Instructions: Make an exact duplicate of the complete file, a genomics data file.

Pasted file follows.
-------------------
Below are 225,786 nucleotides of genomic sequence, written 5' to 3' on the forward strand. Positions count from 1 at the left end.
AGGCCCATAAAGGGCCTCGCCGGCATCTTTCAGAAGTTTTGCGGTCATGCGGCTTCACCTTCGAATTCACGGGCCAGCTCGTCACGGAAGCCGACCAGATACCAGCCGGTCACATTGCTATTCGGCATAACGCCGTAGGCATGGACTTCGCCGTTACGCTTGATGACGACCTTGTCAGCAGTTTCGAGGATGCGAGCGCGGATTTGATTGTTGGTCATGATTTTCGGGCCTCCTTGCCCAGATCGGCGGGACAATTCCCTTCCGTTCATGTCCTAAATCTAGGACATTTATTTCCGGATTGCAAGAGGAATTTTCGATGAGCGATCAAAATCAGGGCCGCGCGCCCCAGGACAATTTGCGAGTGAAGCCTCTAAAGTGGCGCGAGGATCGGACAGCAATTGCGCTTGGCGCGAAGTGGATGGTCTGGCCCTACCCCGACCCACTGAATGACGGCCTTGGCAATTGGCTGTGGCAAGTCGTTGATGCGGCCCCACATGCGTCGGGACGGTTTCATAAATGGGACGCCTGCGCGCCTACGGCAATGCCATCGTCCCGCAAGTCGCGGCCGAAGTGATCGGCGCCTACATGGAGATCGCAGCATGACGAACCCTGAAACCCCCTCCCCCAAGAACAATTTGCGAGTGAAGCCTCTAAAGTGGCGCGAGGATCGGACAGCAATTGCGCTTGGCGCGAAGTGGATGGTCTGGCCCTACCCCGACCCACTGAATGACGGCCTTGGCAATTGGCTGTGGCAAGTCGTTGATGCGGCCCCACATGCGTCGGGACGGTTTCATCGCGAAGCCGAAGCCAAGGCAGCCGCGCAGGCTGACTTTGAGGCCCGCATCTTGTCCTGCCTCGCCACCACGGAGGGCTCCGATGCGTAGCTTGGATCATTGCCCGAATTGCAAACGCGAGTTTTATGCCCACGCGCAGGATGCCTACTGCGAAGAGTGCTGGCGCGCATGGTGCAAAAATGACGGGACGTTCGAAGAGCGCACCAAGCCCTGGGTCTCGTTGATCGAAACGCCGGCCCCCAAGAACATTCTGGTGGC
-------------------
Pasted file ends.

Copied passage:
Below are 225,786 nucleotides of genomic sequence, written 5' to 3' on the forward strand. Positions count from 1 at the left end.
AGGCCCATAAAGGGCCTCGCCGGCATCTTTCAGAAGTTTTGCGGTCATGCGGCTTCACCTTCGAATTCACGGGCCAGCTCGTCACGGAAGCCGACCAGATACCAGCCGGTCACATTGCTATTCGGCATAACGCCGTAGGCATGGACTTCGCCGTTACGCTTGATGACGACCTTGTCAGCAGTTTCGAGGATGCGAGCGCGGATTTGATTGTTGGTCATGATTTTCGGGCCTCCTTGCCCAGATCGGCGGGACAATTCCCTTCCGTTCATGTCCTAAATCTAGGACATTTATTTCCGGATTGCAAGAGGAATTTTCGATGAGCGATCAAAATCAGGGCCGCGCGCCCCAGGACAATTTGCGAGTGAAGCCTCTAAAGTGGCGCGAGGATCGGACAGCAATTGCGCTTGGCGCGAAGTGGATGGTCTGGCCCTACCCCGACCCACTGAATGACGGCCTTGGCAATTGGCTGTGGCAAGTCGTTGATGCGGCCCCACATGCGTCGGGACGGTTTCATAAATGGGACGCCTGCGCGCCTACGGCAATGCCATCGTCCCGCAAGTCGCGGCCGAAGTGATCGGCGCCTACATGGAGATCGCAGCATGACGAACCCTGAAACCCCCTCCCCCAAGAACAATTTGCGAGTGAAGCCTCTAAAGTGGCGCGAGGATCGGACAGCAATTGCGCTTGGCGCGAAGTGGATGGTCTGGCCCTACCCCGACCCACTGAATGACGGCCTTGGCAATTGGCTGTGGCAAGTCGTTGATGCGGCCCCACATGCGTCGGGACGGTTTCATCGCGAAGCCGAAGCCAAGGCAGCCGCGCAGGCTGACTTTGAGGCCCGCATCTTGTCCTGCCTCGCCACCACGGAGGGCTCCGATGCGTAGCTTGGATCATTGCCCGAATTGCAAACGCGAGTTTTATGCCCACGCGCAGGATGCCTACTGCGAAGAGTGCTGGCGCGCATGGTGCAAAAATGACGGGACGTTCGAAGAGCGCACCAAGCCCTGGGTCTCGTTGATCGAAACGCCGGCCCCCAAGAACATTCTGGTGGC